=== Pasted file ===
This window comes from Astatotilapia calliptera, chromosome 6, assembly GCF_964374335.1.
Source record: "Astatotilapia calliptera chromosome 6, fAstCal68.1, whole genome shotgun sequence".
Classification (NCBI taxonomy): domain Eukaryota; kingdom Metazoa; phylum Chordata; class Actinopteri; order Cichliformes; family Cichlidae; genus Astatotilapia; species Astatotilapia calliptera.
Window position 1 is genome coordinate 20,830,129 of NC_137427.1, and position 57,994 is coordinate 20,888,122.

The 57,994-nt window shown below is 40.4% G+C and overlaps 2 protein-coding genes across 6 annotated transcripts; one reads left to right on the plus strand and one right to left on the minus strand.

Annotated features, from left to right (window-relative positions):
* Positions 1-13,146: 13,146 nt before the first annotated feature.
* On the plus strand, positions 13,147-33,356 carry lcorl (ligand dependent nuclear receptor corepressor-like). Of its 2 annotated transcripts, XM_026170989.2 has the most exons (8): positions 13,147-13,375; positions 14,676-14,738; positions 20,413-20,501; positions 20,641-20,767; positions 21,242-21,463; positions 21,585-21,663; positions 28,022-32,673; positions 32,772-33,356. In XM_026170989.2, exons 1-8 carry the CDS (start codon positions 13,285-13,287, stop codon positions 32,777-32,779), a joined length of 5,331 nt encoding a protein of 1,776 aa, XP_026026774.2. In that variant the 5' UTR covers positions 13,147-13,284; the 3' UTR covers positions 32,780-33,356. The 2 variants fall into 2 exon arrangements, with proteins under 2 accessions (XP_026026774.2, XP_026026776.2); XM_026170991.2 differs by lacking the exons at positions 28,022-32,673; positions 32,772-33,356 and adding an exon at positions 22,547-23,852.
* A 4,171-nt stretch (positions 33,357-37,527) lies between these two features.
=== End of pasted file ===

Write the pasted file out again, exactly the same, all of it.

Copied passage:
This window comes from Astatotilapia calliptera, chromosome 6, assembly GCF_964374335.1.
Source record: "Astatotilapia calliptera chromosome 6, fAstCal68.1, whole genome shotgun sequence".
Classification (NCBI taxonomy): domain Eukaryota; kingdom Metazoa; phylum Chordata; class Actinopteri; order Cichliformes; family Cichlidae; genus Astatotilapia; species Astatotilapia calliptera.
Window position 1 is genome coordinate 20,830,129 of NC_137427.1, and position 57,994 is coordinate 20,888,122.

The 57,994-nt window shown below is 40.4% G+C and overlaps 2 protein-coding genes across 6 annotated transcripts; one reads left to right on the plus strand and one right to left on the minus strand.

Annotated features, from left to right (window-relative positions):
* Positions 1-13,146: 13,146 nt before the first annotated feature.
* On the plus strand, positions 13,147-33,356 carry lcorl (ligand dependent nuclear receptor corepressor-like). Of its 2 annotated transcripts, XM_026170989.2 has the most exons (8): positions 13,147-13,375; positions 14,676-14,738; positions 20,413-20,501; positions 20,641-20,767; positions 21,242-21,463; positions 21,585-21,663; positions 28,022-32,673; positions 32,772-33,356. In XM_026170989.2, exons 1-8 carry the CDS (start codon positions 13,285-13,287, stop codon positions 32,777-32,779), a joined length of 5,331 nt encoding a protein of 1,776 aa, XP_026026774.2. In that variant the 5' UTR covers positions 13,147-13,284; the 3' UTR covers positions 32,780-33,356. The 2 variants fall into 2 exon arrangements, with proteins under 2 accessions (XP_026026774.2, XP_026026776.2); XM_026170991.2 differs by lacking the exons at positions 28,022-32,673; positions 32,772-33,356 and adding an exon at positions 22,547-23,852.
* A 4,171-nt stretch (positions 33,357-37,527) lies between these two features.